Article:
Oh the pleasures of life with a toddler. Each morning, my husband and I are greeted by a little human climbing into our warm bed who wakes us with a shout of, "Get up! Want go downstairs now."
Sometimes we bargain back. "It's still dark. Wait till there's light..." or, holding up a cell phone, "Wait till it says seven-zero-zero, okay?"
It's always the same: Not happening, mom and dad.
So we tumble out of bed, find our way to the dining table, and out comes the...yep, that ubiquitous (in kid households, at least) box of machine-extruded cereal in the shape of small Os. We go through bowlfuls of the stuff.
My husband sits next to the toddler, who bounces on his chair, shoveling in the cereal, which drips with the local raw milk that's been poured over it.
From as early on as possible, we've been talking to our son about how veggies grow from dirt and fruit from bushes and trees. And, he's always come back with plenty of questions, mostly beginning with the word, "Why?"
"Why the flowers yellow?"
"Why the dog bark like that?"
Why, why, what, where?
"Where Os from?"
That is the question he has inevitably asked. Not sure, I have to answer. From a factory somewhere? A machine at the factory probably pushed out the Os? He looks at me, confused.
We've foraged for huckleberries and blackberries together, gone to a local farm to pick strawberries. Gleaned yellow plums from a friend's overflowing backyard tree.
We've done things like drive the thirty miles down to visit Thoughtful Food Farm to see where the hog we bought this year was pastured and slaughtered. Farmer Jeff even pulled up a four-pound, end-of-season beet for us to take home (and yes indeed, I did go home and hold it up to our dog's head to take pictures, for size comparison).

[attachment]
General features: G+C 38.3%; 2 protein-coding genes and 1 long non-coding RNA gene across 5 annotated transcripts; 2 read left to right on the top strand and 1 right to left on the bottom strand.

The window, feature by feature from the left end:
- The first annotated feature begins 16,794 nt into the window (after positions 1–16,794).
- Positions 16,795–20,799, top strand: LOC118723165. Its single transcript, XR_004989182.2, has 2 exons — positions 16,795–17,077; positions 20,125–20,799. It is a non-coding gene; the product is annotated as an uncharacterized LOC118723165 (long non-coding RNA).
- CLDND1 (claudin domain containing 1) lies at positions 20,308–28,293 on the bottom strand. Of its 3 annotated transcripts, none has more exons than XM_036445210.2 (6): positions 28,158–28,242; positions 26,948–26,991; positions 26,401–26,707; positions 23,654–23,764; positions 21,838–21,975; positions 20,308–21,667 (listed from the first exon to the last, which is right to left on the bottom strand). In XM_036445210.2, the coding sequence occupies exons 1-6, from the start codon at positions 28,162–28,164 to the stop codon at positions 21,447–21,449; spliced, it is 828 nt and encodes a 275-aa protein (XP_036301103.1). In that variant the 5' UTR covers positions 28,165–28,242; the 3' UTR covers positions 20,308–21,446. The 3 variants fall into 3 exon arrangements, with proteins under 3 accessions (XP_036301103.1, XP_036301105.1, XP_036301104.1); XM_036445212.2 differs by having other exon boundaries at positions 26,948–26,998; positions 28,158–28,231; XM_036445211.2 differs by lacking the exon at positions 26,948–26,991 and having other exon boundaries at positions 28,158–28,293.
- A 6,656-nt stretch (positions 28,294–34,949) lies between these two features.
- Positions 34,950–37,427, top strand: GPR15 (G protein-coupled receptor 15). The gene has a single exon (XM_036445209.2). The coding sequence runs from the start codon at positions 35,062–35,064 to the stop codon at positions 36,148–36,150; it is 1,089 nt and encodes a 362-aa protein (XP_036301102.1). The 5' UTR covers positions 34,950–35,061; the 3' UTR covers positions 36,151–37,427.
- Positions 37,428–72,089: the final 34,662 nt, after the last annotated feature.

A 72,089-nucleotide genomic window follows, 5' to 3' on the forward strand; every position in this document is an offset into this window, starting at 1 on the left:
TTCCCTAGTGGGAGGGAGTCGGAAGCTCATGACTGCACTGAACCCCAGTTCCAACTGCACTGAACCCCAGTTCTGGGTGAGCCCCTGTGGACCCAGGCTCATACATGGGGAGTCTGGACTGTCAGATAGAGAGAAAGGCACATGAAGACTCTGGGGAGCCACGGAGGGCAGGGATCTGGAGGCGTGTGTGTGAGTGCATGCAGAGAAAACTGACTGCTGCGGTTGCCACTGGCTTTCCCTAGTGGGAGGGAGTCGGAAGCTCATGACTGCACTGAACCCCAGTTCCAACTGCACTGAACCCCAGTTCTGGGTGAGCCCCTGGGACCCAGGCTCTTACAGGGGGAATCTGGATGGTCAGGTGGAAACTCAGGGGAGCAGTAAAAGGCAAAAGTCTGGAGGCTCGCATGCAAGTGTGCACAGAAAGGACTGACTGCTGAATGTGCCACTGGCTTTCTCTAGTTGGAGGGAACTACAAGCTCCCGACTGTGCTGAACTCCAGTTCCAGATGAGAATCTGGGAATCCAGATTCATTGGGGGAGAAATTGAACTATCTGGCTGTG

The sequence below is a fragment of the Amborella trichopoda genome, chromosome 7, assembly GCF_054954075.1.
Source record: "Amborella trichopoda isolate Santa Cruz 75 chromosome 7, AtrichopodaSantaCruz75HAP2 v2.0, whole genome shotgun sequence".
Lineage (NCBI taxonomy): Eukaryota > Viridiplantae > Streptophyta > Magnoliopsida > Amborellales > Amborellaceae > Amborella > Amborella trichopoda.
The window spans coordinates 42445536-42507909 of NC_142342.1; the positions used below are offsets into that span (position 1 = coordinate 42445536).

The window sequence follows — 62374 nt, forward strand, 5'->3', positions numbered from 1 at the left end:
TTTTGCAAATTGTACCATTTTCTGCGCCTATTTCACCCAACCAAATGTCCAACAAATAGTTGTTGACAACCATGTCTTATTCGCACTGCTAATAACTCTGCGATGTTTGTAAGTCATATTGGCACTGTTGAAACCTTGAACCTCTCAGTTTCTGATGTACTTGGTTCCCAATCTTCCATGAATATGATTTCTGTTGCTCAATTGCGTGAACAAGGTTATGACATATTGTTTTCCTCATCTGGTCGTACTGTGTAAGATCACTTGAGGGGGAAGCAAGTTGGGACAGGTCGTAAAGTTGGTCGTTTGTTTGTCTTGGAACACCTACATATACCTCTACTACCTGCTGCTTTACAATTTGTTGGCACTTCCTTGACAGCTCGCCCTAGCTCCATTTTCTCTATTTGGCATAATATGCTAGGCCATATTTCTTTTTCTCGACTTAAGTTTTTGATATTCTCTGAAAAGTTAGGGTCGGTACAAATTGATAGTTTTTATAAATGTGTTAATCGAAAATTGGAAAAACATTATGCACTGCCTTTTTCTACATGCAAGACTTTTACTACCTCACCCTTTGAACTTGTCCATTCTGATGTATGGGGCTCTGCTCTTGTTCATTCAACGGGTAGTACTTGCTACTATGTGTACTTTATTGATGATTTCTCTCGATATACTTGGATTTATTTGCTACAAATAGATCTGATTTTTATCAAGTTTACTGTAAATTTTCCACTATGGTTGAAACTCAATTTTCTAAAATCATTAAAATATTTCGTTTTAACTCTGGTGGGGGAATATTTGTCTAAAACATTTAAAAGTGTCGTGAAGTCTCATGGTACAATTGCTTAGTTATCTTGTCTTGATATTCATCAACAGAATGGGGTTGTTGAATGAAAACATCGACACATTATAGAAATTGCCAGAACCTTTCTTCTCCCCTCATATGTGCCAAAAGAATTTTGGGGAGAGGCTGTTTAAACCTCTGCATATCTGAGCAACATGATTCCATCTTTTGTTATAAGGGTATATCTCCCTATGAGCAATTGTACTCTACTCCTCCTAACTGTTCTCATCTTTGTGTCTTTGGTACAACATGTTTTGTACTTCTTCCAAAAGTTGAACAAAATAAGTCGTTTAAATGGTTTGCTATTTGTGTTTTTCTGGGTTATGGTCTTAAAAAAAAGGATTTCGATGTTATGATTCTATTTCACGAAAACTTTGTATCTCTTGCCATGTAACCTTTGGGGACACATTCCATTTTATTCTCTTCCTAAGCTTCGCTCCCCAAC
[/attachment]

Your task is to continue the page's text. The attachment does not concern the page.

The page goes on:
Little human and I managed to visit at least four farms this growing season, which I think is pretty good. By now, he has a sense of where food comes from.
But we haven't yet been to a factory to see how his beloved packaged cereal is made.
When you are around a young child who asks so many questions about the world, you might view the job of answering a million-and-one inquiries as tiresome. But what a wonderful thing it is, that natural curiosity!
If we could see everything as shiny, new and exciting too, the world might be a different place. Think about it. We might even be altogether different people. The kind who would, unprompted, start dancing around on the sidewalk. Or, jump up and down at the sight of the glowing full moon.
Why is it so important to ask where our food comes from, much less to know, or to know what is in it? Or, even further, to ask who grew it, produced it?
Does it really matter very much?
As human beings we innately have a need to know the meaning of things. Again, look at the toddler and his bevy of questions. But, it seems we have moved so far away from our natural state of curiosity that have we have become willing to accept as food a machine extruded or compressed item wrapped in cellophane which is then placed in a cardboard box printed with bright letters.
Nearly all of us accept this as the norm, even at times, our own family. But at least we are conscious of this. I'd like my son to know this kind of "food" exists and even allow him to try it so that he can eventually make his own choices about what to consume. Perhaps by then, the natural state of asking "Why?" or "What is this?" or "Where does this come from?" will be firmly and irrevocably entrenched in him.
Thankfully, this granola is one of those rare things my son is willing to eat instead of the Os. It's packed with rolled oats, toasted pecans, sunflower seeds, coconut, and maple syrup. No refined sugar. It's a family favorite, a granola we can agree on anytime in our house. We eat it for breakfast and as a snack, with or without milk or yogurt.